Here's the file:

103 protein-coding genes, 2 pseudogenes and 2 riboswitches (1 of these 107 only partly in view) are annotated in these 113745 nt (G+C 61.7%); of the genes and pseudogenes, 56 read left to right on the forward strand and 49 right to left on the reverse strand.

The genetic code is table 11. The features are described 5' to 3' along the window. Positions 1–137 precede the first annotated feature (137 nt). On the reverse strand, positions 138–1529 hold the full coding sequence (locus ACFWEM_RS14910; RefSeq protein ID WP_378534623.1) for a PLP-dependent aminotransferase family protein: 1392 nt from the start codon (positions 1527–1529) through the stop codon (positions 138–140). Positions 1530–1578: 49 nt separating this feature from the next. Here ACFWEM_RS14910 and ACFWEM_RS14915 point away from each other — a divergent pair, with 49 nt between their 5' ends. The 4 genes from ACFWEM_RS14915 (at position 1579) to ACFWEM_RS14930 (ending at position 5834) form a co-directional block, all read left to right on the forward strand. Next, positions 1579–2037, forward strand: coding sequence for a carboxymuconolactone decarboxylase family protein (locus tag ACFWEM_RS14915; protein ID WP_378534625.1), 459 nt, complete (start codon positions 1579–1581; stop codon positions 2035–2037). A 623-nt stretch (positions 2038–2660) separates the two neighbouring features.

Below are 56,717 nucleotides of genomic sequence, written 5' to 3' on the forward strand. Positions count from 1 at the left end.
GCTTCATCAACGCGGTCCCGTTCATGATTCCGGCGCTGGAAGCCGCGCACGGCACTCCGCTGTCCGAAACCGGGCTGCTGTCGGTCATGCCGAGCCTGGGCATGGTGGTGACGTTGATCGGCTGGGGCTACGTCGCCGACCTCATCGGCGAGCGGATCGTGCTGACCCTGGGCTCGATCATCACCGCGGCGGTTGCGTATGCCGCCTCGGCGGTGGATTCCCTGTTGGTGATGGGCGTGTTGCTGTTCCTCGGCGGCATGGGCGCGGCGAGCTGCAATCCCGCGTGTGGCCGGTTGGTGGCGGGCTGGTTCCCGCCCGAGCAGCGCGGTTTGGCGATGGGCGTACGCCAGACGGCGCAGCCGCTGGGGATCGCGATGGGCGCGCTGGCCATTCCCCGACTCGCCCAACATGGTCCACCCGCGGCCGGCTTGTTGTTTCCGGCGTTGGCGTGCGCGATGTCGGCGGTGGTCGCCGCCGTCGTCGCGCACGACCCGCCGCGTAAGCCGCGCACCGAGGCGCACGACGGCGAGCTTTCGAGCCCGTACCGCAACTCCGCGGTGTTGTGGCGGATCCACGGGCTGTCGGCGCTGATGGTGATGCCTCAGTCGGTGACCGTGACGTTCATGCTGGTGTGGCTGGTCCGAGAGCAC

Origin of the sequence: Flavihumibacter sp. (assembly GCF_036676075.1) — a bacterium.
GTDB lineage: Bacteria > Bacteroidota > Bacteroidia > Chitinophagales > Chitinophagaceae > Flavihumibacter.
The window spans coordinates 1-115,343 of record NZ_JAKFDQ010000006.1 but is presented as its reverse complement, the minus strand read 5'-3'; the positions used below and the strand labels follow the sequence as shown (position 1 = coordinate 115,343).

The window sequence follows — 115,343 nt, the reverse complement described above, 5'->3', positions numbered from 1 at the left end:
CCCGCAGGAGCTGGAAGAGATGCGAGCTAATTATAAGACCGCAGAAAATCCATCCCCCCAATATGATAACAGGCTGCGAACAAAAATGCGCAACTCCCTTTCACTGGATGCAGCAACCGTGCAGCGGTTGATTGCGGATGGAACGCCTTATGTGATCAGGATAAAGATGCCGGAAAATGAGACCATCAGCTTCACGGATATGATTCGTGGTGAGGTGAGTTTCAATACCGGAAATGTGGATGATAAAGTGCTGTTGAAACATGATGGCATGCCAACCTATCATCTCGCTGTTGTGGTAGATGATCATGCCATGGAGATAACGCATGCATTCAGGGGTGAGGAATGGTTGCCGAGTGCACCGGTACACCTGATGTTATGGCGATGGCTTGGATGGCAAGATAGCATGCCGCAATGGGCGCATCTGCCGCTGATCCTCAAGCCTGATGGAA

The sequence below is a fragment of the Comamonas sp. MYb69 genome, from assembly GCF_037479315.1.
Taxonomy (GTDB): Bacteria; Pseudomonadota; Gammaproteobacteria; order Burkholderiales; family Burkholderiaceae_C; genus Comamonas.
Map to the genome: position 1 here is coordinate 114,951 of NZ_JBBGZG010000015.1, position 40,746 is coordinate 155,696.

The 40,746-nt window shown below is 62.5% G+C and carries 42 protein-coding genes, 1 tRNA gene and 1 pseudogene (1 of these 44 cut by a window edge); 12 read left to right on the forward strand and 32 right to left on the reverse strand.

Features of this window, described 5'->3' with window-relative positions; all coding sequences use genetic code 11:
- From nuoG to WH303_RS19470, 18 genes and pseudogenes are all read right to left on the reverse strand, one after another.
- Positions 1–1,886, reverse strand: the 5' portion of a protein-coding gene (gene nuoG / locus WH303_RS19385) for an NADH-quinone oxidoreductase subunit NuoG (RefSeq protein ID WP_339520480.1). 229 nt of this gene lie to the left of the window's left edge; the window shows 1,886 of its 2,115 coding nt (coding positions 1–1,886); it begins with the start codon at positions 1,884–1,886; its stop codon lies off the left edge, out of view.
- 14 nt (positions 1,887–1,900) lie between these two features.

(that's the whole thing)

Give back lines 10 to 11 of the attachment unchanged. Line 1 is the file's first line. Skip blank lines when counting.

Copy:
The sequence below is a fragment of the Comamonas sp. MYb69 genome, from assembly GCF_037479315.1.
Taxonomy (GTDB): Bacteria; Pseudomonadota; Gammaproteobacteria; order Burkholderiales; family Burkholderiaceae_C; genus Comamonas.